In the modern era of basketball, we have been blessed with the opportunity to watch almost every league and every level due to the world's digitalization. That provided us with massive access to watching high school phenoms and their mixtapes, making us follow a player and their development early. Sometimes they prove to be the real deal and translate that hype to the NBA, but sometimes some players get lost in the mix and fall off. One of the most significant examples of that is the hero of this story: Aquille Carr.
If you are a fan of mixtapes, you definitely know that name. 10 years ago, back in 2011, Hoopmixtape gave us one of the most exciting compilations of any high school player in history. The 5'6'' Carr was just a flurry of excitement, doing everything on the court with a heavy dose of flashiness. He was jumping fearlessly at defenders with his small stature, making acrobatic layups, breaking defenses with his tight handles, creating shots for himself with his quickstep, and even dunking.
The Baltimore native became a local celebrity, putting his Patterson High Scholl on the map. As he was a must-see phenom, the whole community was coming to watch his games, propelling his famous nickname "The Crime Stopper" because of the city's crime rate dropping drastically on game days. He was on top of the world, but unfortunately for him, it was his peak.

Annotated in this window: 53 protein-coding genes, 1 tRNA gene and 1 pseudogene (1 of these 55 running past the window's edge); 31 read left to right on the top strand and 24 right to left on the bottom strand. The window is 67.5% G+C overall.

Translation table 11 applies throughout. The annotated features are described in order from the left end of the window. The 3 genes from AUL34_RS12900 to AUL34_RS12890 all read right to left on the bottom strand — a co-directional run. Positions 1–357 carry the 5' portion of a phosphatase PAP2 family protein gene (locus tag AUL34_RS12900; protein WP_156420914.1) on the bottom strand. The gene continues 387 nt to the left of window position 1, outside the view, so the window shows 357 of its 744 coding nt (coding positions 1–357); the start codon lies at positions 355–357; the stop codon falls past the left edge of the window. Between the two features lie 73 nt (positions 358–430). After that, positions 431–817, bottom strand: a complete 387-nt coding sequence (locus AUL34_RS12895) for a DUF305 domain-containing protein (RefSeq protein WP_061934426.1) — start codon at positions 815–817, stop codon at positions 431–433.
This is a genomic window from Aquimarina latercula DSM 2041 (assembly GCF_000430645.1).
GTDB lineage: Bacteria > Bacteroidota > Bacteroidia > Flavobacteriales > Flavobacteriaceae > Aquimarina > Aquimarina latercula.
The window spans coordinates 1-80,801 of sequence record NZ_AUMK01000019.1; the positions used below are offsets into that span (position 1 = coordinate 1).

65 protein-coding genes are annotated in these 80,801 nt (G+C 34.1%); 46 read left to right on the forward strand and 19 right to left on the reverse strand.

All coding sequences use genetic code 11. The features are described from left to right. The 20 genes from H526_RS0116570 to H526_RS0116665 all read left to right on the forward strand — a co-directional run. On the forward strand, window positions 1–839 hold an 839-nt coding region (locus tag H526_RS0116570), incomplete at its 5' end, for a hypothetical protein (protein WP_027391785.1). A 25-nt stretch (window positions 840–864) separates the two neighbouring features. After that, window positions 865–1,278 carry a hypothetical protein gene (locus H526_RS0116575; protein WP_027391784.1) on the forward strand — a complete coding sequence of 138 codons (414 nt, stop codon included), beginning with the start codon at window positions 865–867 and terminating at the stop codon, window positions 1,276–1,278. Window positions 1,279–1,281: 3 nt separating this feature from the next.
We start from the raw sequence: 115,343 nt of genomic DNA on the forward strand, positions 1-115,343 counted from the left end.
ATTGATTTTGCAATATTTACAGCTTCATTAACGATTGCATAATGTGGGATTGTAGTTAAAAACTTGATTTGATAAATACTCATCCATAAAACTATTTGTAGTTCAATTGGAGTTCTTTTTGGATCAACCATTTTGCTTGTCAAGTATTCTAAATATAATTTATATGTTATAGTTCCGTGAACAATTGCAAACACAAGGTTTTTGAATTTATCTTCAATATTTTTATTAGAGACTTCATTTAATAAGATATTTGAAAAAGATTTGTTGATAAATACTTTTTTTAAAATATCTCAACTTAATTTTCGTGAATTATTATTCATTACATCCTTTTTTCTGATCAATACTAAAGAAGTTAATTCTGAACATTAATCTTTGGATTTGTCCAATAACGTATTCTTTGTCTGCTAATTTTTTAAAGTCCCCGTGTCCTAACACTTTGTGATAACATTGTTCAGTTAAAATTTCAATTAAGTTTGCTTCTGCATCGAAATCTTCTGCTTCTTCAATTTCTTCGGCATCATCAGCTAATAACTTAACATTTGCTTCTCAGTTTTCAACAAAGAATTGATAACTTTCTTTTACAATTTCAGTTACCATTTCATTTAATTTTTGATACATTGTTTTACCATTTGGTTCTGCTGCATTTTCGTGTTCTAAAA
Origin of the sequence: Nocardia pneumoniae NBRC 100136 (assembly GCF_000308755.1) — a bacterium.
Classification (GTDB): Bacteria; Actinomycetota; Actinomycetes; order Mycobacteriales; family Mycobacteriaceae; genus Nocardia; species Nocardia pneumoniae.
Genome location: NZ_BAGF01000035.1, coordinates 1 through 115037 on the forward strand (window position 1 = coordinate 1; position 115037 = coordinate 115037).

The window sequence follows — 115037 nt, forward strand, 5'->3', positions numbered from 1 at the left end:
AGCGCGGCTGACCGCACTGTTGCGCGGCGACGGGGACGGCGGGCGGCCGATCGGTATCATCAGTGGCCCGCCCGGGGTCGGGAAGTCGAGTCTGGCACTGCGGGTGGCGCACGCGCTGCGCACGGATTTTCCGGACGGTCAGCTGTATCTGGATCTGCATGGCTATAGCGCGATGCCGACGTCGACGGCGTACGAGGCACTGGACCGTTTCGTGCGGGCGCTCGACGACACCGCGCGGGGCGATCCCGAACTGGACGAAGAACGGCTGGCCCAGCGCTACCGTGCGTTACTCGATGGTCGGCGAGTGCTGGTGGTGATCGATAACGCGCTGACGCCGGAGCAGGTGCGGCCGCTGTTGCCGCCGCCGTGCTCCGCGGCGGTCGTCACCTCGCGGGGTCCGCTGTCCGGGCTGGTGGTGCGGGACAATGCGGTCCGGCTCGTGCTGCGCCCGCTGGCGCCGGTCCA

Instead of going to college, Carr went to the G-League Draft in 2013, where the Delaware 87ers selected him. He would show some flashes, but his game wouldn't translate well. Aquille wasn't getting too many minutes, as that made him leave the team. He would apply for the 2014 Draft but eventually go undrafted.
Carr had no choice but to play internationally, as he played short stints in Cyprus and Canada. He played well on the court, but his off-court behavior became problematic, as he got suspended multiple times. He ended up playing for his hometown Baltimore Hawks in the American Basketball Association, where he's playing to this day.
It is an underwhelming outcome of a career that many thought could be great. Even though many analysts questioned his game and how it would translate in professionals basketball, the fact he had 48-inch vertical, ball-handling skills, and great shot-creating just made you think he was going to make it work. Unfortunately, there have been rumors he wasn't taking his craft seriously, alongside having some troubles off the court that weren't a recipe for success. It shows that it takes consistent improvement and dedication to take your game to the next level.
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